What Is Estate Planning?
Estate planning involves making plans for the transfer of your estate after death. Your estate is all the property that you own. It can include cash, clothes, jewelry, cars, houses, land, retirement, investment and savings accounts, etc. Estate planning usually has several objectives and goals, which include:
- Making sure most of the estate is transferred to your beneficiaries
- Paying the least amount of taxes on your estate
- Assigning guardians for minor children, if any
Understanding Estate Planning
Estate planning is something that should be done when a person is legally competent, which means that the person must be of sound mind and at least the age of majority for their state (usually 18). It should also be done when the owner of the estate is in good health and free from emotional stress. To start estate planning, contact an attorney that specializes in estate planning or a Certified Public Accountant (CPA).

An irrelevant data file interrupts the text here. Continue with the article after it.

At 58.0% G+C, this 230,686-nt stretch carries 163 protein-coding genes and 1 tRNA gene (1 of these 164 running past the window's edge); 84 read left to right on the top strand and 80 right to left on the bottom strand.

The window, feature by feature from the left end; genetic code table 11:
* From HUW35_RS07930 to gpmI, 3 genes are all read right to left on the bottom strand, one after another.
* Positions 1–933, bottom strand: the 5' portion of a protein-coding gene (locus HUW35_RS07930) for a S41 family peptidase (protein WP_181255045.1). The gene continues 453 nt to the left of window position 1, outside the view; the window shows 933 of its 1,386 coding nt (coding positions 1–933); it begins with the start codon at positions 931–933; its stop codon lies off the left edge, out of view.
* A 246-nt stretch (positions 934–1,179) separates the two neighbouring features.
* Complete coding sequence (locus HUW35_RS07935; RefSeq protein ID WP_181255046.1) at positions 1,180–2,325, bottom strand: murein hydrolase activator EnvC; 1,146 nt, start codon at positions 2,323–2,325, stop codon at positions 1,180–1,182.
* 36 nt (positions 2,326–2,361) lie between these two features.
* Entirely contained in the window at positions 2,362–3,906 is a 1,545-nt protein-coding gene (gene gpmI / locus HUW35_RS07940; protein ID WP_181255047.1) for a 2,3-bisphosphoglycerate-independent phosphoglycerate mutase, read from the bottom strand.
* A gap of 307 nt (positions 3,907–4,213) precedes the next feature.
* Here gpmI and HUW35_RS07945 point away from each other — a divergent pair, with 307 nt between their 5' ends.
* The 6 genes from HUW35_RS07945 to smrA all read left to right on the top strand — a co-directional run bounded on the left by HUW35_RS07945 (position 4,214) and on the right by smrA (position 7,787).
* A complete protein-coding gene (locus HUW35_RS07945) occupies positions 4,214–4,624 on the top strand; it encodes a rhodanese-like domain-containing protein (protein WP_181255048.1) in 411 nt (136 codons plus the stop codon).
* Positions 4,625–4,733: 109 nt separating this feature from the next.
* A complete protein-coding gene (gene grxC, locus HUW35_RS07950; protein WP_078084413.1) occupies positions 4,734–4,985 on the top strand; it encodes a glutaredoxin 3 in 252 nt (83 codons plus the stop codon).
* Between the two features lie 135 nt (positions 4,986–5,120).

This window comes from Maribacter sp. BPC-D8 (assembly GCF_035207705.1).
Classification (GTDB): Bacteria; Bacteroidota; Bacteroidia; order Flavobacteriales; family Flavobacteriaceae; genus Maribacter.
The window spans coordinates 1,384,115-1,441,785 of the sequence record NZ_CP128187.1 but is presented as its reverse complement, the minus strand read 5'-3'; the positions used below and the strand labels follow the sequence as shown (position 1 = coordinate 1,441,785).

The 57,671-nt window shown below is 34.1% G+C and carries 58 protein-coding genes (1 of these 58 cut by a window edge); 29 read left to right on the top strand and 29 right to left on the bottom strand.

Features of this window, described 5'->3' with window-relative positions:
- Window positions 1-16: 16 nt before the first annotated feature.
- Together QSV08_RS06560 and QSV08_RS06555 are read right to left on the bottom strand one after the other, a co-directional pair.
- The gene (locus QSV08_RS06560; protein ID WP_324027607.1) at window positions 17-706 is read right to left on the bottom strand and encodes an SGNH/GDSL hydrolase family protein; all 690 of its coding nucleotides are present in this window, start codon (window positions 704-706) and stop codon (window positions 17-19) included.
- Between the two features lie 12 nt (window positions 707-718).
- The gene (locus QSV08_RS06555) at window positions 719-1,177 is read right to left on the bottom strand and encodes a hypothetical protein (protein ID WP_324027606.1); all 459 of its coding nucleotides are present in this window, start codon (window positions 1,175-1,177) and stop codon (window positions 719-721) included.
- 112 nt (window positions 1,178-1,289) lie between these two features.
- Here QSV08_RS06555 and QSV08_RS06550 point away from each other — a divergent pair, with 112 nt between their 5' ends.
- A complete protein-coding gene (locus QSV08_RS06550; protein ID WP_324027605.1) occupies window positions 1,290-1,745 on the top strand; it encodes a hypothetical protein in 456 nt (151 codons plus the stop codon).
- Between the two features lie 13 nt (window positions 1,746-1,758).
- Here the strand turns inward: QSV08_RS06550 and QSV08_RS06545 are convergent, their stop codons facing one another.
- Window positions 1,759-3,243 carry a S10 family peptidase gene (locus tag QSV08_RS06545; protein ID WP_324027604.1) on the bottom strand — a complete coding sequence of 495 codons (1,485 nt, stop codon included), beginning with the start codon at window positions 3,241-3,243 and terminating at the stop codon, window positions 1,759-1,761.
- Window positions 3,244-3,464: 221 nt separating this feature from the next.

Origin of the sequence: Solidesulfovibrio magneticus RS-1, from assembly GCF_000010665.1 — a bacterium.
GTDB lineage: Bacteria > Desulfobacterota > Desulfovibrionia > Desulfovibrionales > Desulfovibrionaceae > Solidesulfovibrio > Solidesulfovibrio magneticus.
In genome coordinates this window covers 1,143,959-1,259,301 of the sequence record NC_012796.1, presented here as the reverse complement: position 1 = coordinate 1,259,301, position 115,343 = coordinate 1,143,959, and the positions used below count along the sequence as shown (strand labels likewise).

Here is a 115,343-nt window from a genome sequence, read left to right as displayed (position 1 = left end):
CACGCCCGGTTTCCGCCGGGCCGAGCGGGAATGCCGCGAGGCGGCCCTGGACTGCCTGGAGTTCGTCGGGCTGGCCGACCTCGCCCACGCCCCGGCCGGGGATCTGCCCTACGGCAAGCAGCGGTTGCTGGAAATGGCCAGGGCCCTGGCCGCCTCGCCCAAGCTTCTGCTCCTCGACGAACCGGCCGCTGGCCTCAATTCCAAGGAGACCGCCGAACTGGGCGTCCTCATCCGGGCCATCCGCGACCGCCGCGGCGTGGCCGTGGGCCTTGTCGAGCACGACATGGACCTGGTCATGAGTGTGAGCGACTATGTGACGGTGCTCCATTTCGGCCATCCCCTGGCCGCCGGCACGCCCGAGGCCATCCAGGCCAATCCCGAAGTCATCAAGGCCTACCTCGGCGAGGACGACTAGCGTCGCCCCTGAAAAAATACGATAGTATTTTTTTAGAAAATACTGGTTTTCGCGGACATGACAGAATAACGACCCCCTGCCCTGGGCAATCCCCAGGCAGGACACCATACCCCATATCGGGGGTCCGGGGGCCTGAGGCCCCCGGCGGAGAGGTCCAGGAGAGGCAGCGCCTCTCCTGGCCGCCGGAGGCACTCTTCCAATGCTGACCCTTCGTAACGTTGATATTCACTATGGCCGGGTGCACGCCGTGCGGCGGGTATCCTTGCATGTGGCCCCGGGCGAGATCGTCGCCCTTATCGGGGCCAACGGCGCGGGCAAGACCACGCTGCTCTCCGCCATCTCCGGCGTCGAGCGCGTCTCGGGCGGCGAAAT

Estate planning includes a comprehensive review of a person's assets, including intellectual property.
Some important terms to know for estate planning purposes include:
- Wills: A will is a legal document that lays out the fate of your property after your death. It states who receives your property and in what amounts.
- Trusts: A trust is an arrangement where you entrust property to one person or an organization. The person or trustee is taxed with managing the property on behalf of your beneficiary or beneficiaries.
- Power of Attorney: Power of attorney gives a person or organization the legal power to handle your affairs when you're unable to do so. The person or organization you appoint is referred to as an "attorney-in-fact" or "agent."